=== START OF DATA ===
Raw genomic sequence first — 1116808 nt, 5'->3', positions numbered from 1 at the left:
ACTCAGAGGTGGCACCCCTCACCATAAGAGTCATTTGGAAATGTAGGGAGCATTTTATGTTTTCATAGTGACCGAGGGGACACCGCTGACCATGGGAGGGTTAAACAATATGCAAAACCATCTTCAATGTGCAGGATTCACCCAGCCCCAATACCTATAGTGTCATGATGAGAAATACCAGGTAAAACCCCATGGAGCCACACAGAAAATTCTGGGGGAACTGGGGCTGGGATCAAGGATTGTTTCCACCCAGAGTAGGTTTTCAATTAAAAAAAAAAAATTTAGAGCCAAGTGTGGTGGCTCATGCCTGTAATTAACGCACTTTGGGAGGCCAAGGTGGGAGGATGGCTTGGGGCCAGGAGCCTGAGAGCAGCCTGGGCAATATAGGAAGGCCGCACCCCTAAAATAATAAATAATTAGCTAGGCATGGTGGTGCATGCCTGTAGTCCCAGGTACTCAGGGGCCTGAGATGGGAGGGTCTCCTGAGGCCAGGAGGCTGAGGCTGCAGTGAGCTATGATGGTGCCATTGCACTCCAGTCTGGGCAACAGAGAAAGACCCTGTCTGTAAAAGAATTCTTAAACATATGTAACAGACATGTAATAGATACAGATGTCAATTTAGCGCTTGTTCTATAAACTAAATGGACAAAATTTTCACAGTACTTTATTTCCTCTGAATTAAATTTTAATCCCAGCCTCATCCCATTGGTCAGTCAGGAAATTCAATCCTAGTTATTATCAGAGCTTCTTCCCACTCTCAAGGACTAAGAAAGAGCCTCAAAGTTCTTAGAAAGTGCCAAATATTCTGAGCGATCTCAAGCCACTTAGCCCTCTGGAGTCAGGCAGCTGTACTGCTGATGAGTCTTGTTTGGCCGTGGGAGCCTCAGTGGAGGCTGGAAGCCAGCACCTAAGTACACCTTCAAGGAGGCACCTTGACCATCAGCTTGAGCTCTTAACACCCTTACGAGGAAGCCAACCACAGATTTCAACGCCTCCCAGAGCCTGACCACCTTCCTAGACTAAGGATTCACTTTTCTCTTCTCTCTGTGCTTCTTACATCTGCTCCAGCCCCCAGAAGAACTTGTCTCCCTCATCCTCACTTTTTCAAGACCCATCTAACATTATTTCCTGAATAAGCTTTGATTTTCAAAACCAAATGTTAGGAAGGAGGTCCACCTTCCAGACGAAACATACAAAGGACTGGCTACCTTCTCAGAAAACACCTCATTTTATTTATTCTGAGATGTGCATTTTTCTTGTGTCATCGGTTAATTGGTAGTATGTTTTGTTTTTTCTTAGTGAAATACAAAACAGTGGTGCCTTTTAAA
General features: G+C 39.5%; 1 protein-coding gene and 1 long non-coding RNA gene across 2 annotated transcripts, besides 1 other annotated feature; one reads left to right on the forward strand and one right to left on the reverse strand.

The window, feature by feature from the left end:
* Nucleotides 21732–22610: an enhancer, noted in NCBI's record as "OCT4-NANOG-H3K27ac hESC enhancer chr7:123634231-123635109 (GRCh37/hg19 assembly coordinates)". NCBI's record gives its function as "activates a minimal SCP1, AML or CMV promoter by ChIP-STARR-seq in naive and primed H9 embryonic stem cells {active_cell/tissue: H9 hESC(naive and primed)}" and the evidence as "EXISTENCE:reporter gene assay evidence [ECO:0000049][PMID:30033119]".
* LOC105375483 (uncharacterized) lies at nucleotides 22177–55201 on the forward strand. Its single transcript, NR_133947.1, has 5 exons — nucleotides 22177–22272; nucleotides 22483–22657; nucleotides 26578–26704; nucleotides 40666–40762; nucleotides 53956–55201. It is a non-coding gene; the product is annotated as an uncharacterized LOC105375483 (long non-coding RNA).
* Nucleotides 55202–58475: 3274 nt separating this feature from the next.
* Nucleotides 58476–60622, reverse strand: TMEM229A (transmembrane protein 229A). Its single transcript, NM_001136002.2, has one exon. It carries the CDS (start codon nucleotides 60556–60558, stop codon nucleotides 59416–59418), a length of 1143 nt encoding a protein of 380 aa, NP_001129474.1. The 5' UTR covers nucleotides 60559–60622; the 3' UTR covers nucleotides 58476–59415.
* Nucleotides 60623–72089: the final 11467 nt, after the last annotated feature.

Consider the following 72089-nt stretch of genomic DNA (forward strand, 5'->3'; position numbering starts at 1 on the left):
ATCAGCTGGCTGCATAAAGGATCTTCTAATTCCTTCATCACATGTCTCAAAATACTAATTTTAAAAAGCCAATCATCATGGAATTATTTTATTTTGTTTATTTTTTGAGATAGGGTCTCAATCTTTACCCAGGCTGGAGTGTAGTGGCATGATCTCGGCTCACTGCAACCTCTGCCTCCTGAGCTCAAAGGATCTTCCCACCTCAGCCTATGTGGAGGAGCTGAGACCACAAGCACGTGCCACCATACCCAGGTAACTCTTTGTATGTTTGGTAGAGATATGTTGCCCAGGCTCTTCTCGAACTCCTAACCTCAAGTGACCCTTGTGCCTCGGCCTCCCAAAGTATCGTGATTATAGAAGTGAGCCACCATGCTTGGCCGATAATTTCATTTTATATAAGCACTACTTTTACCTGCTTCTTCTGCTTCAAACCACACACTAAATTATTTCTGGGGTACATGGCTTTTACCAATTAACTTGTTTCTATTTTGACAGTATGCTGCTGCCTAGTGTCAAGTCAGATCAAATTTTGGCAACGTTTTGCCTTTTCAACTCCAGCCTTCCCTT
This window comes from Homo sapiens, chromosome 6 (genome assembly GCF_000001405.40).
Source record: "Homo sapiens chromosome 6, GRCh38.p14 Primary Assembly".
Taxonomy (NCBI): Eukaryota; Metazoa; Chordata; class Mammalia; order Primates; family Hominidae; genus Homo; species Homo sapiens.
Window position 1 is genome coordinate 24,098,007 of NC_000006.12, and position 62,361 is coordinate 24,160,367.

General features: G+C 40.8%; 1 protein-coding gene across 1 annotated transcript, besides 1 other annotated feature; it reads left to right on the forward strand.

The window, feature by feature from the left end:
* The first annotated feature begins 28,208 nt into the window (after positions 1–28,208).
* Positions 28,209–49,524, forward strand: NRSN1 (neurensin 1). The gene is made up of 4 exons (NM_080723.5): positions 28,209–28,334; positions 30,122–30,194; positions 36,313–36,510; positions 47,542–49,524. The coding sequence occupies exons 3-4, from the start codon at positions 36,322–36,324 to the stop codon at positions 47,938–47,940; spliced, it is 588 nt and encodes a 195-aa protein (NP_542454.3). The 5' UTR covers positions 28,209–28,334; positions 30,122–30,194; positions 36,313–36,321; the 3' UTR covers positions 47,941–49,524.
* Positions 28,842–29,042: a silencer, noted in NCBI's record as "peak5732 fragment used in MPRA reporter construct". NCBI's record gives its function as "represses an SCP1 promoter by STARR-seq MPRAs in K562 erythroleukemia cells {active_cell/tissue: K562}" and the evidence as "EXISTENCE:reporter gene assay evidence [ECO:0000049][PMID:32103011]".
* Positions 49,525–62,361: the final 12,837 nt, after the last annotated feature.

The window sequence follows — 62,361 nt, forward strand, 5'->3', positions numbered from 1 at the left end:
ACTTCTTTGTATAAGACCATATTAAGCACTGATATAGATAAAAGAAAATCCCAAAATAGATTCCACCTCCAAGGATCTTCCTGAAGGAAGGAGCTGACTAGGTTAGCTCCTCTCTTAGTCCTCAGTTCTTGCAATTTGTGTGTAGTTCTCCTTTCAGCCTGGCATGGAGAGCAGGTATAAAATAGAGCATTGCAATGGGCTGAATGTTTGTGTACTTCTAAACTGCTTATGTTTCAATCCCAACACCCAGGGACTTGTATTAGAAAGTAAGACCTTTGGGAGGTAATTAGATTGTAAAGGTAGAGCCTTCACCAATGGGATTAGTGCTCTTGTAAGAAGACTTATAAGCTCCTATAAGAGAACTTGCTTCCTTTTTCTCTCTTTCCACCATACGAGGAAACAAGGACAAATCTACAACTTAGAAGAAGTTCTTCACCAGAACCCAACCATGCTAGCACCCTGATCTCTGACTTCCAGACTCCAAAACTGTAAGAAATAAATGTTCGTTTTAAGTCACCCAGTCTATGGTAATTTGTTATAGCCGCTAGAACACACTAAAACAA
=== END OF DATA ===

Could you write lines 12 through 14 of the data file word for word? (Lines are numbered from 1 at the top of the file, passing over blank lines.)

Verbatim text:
This window comes from Homo sapiens, chromosome 6 (genome assembly GCF_000001405.40).
Source record: "Homo sapiens chromosome 6, GRCh38.p14 Primary Assembly".
Taxonomy (NCBI): Eukaryota; Metazoa; Chordata; class Mammalia; order Primates; family Hominidae; genus Homo; species Homo sapiens.